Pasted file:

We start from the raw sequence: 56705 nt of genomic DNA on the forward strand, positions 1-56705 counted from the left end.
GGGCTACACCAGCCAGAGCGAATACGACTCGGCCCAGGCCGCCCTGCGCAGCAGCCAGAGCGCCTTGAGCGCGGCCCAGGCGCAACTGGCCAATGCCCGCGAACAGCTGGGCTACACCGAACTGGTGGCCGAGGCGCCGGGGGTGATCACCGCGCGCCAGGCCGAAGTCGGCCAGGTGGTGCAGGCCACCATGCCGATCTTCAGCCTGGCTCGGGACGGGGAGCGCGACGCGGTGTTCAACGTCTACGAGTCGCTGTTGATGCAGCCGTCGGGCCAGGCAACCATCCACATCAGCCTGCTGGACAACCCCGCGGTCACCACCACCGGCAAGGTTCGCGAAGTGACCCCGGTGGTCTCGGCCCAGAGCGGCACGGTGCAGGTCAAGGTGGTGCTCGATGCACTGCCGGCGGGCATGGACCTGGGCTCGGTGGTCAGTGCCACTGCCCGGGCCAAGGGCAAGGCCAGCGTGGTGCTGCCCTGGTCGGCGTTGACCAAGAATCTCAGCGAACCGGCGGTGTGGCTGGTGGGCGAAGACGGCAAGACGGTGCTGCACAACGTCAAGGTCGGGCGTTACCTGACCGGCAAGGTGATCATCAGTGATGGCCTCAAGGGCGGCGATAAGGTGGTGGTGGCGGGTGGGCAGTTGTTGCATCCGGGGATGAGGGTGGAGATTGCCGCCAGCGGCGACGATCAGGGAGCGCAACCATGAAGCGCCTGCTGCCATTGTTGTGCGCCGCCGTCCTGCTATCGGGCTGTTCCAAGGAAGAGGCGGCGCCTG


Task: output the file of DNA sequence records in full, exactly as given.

We start from the raw sequence: 56705 nt of genomic DNA on the forward strand, positions 1-56705 counted from the left end.
GGGCTACACCAGCCAGAGCGAATACGACTCGGCCCAGGCCGCCCTGCGCAGCAGCCAGAGCGCCTTGAGCGCGGCCCAGGCGCAACTGGCCAATGCCCGCGAACAGCTGGGCTACACCGAACTGGTGGCCGAGGCGCCGGGGGTGATCACCGCGCGCCAGGCCGAAGTCGGCCAGGTGGTGCAGGCCACCATGCCGATCTTCAGCCTGGCTCGGGACGGGGAGCGCGACGCGGTGTTCAACGTCTACGAGTCGCTGTTGATGCAGCCGTCGGGCCAGGCAACCATCCACATCAGCCTGCTGGACAACCCCGCGGTCACCACCACCGGCAAGGTTCGCGAAGTGACCCCGGTGGTCTCGGCCCAGAGCGGCACGGTGCAGGTCAAGGTGGTGCTCGATGCACTGCCGGCGGGCATGGACCTGGGCTCGGTGGTCAGTGCCACTGCCCGGGCCAAGGGCAAGGCCAGCGTGGTGCTGCCCTGGTCGGCGTTGACCAAGAATCTCAGCGAACCGGCGGTGTGGCTGGTGGGCGAAGACGGCAAGACGGTGCTGCACAACGTCAAGGTCGGGCGTTACCTGACCGGCAAGGTGATCATCAGTGATGGCCTCAAGGGCGGCGATAAGGTGGTGGTGGCGGGTGGGCAGTTGTTGCATCCGGGGATGAGGGTGGAGATTGCCGCCAGCGGCGACGATCAGGGAGCGCAACCATGAAGCGCCTGCTGCCATTGTTGTGCGCCGCCGTCCTGCTATCGGGCTGTTCCAAGGAAGAGGCGGCGCCTG